7. Scott Golightly

    Thank you guys very much for the advice.

    Chuck Z: My range has flags, and I have no problem figuring (with relative accuracy) how far I hit each club using those flags, I'm more just interested in how much that number will differ from the number I get with my Trusofts. I'm a physics major but the only science I AM interested in regarding golf, is just figuring out how far I hit each club, don't worry. Won't overdo it !

    Don O: I wish my range had those options... All we have are yellow pebbles with "Soft-Core" (a glaring misnomer) printed on them!

    I appreciate yalls input... think I'll be taking a dozen Trusofts with me next round!

  8. Chuck Z

    Scott Golightly

    Thank you guys very much for the advice.

    Chuck Z: My range has flags, and I have no problem figuring (with relative accuracy) how far I hit each club using those flags, I'm more just interested in how much that number will differ from the number I get with my Trusofts. I'm a physics major but the only science I AM interested in regarding golf, is just figuring out how far I hit each club, don't worry. Won't overdo it !

    Don O: I wish my range had those options... All we have are yellow pebbles with "Soft-Core" (a glaring misnomer) printed on them!

    I appreciate yalls input... think I'll be taking a dozen Trusofts with me next round!

    Great simple solution.
  9. Sam R

    The range balls at my home club fly about 70% of the distance of a normal golf ball, then you have to factor in inconsistencies from the sheer amount of use these balls have - lack of dimples.

    This year I changed from the Pro V1 X to the new Pro V1 and as I was seeing an increase in distance I went to one of my local golf stores and did some testing. I hit 10 balls with each club with my own ball and made a note of the averages for carry distance and total distance, discounting any really bad shots (thins etc).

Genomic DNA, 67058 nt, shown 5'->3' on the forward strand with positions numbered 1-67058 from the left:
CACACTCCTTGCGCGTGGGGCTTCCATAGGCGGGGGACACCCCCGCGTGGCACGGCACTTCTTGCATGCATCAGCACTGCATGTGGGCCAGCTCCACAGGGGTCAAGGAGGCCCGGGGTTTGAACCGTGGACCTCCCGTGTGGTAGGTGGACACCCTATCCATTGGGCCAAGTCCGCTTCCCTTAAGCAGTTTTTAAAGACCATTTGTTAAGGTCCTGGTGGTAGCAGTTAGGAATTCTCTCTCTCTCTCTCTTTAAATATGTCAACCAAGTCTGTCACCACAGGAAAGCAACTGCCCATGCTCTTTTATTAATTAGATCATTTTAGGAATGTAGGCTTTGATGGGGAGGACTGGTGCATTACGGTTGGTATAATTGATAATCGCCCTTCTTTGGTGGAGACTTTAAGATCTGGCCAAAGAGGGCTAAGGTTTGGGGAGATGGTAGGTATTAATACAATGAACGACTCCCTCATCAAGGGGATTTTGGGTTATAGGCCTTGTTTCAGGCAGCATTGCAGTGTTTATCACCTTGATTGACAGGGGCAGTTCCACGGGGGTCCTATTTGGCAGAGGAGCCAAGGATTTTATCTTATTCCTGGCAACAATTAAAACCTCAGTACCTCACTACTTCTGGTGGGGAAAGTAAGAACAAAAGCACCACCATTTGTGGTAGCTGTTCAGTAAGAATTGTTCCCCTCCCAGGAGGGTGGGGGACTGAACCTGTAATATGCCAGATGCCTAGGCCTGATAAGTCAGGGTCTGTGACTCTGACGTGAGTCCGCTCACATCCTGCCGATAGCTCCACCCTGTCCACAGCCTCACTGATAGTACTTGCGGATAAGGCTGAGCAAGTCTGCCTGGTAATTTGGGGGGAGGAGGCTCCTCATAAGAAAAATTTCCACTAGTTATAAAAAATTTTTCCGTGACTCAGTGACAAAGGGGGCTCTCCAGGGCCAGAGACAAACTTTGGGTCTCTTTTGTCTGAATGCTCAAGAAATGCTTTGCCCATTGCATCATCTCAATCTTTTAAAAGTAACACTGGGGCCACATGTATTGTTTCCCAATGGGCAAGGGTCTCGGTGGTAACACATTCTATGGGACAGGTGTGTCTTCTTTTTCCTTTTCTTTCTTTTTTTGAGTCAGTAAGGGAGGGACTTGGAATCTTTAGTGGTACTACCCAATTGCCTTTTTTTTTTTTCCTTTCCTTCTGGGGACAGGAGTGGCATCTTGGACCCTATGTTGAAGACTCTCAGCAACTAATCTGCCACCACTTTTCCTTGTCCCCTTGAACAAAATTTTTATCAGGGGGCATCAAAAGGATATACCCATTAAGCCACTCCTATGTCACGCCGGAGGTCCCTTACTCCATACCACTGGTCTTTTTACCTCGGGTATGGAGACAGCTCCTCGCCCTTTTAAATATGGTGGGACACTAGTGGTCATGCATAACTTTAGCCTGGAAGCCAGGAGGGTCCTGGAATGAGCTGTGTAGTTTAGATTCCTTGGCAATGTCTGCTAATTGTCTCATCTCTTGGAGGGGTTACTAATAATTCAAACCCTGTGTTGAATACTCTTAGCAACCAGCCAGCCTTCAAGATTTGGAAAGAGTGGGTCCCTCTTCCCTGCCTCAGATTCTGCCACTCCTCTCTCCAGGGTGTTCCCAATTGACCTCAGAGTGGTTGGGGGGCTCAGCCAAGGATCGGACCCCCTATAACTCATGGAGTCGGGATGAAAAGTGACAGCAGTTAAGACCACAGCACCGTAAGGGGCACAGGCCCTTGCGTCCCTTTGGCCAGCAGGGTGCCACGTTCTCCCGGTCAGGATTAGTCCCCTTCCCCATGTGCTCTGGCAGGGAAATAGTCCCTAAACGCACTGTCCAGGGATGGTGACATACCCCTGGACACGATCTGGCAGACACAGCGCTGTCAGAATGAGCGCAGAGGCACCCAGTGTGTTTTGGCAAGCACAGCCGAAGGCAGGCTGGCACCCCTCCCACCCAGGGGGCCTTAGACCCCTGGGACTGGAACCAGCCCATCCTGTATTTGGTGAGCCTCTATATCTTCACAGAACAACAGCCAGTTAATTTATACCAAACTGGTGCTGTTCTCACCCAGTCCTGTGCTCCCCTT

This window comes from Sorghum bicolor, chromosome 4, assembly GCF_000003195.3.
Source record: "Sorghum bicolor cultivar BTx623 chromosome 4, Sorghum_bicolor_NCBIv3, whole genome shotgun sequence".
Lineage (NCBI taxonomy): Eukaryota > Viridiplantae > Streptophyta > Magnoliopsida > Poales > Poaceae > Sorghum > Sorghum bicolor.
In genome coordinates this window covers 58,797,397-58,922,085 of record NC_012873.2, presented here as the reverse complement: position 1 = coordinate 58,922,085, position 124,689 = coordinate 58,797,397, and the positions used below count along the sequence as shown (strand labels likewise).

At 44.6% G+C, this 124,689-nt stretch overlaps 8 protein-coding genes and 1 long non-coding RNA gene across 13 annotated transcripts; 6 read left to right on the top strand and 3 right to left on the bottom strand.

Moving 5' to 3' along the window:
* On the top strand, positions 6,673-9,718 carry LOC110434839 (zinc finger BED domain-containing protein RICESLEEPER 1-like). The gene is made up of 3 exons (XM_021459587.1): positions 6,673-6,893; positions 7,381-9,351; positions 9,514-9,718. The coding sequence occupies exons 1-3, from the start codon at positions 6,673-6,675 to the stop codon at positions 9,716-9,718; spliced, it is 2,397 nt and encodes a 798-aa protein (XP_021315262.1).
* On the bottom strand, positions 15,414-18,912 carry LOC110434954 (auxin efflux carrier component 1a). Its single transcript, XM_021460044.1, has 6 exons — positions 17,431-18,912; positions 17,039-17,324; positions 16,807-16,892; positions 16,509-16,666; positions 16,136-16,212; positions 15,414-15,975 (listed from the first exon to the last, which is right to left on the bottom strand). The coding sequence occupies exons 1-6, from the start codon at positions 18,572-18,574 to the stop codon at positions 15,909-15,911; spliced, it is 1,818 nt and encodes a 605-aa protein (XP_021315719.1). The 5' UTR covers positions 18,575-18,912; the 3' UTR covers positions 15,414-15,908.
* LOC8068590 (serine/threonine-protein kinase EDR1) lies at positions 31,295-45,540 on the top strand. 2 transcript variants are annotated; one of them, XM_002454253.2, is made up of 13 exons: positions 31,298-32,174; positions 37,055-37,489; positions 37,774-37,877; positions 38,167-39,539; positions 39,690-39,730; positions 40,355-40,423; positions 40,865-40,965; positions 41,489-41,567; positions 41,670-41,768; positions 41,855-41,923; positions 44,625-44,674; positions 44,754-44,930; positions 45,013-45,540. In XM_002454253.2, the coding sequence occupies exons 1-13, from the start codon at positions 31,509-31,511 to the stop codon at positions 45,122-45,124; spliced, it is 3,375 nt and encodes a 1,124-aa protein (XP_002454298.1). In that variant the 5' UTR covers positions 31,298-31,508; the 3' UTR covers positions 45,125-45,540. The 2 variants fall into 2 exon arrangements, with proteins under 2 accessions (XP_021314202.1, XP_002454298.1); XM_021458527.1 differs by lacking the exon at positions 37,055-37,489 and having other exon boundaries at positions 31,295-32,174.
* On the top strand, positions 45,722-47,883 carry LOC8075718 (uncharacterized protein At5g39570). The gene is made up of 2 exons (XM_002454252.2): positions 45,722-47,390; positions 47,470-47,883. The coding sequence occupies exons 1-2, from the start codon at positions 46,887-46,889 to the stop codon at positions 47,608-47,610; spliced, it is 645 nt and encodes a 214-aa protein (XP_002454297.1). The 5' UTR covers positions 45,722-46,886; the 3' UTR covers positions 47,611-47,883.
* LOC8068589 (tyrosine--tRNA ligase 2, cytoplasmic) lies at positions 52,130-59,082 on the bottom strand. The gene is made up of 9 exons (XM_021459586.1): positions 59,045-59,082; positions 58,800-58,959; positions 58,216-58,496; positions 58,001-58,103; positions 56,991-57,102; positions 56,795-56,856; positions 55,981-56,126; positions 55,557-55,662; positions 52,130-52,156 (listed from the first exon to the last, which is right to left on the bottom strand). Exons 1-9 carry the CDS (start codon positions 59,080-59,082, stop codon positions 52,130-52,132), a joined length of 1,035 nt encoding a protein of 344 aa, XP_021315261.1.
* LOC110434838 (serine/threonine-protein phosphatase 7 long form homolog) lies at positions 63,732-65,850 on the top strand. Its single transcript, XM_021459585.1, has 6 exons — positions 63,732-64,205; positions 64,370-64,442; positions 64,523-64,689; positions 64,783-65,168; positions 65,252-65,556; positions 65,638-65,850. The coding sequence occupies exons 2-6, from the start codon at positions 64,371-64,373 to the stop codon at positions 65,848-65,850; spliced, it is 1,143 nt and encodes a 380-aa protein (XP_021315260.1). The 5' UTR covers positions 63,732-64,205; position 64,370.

I carry a sheet with all these numbers on in my bag to refer to, they were my guide this year and found I was more consistent with my distance control.
  10. David T

    Best advice I've seen for calibrating distance is to take the balls you play to a field and hit 10 balls in a row. Walk out to where they landed and find the average distance and the laser back to your golf bag. This will give you a good starting point for distances that you can fine tune on the course. I used this method to find my partial wedge distances.
  11. Sirhc

    Sam R

    The range balls at my home club fly about 70% of the distance of a normal golf ball, then you have to factor in inconsistencies from the sheer amount of use these balls have - lack of dimples.

    This year I changed from the Pro V1 X to the new Pro V1 and as I was seeing an increase in distance I went to one of my local golf stores and did some testing. I hit 10 balls with each club with my own ball and made a note of the averages for carry distance and total distance, discounting any really bad shots (thins etc).

    I carry a sheet with all these numbers on in my bag to refer to, they were my guide this year and found I was more consistent with my distance control.

    Yeah; unless your club uses real golf balls, most ranges use limited-flight golf balls. Did a distance analysis w/ Trackman a couple of years ago, and the read out even said ball: 2-piece, limited flight. Bummer!
  12. Sirhc

    David T

    Best advice I've seen for calibrating distance is to take the balls you play to a field and hit 10 balls in a row. Walk out to where they landed and find the average distance and the laser back to your golf bag. This will give you a good starting point for distances that you can fine tune on the course. I used this method to find my partial wedge distances.

    David - great advice; thanks for sharing. Will have to try that at my local executive course.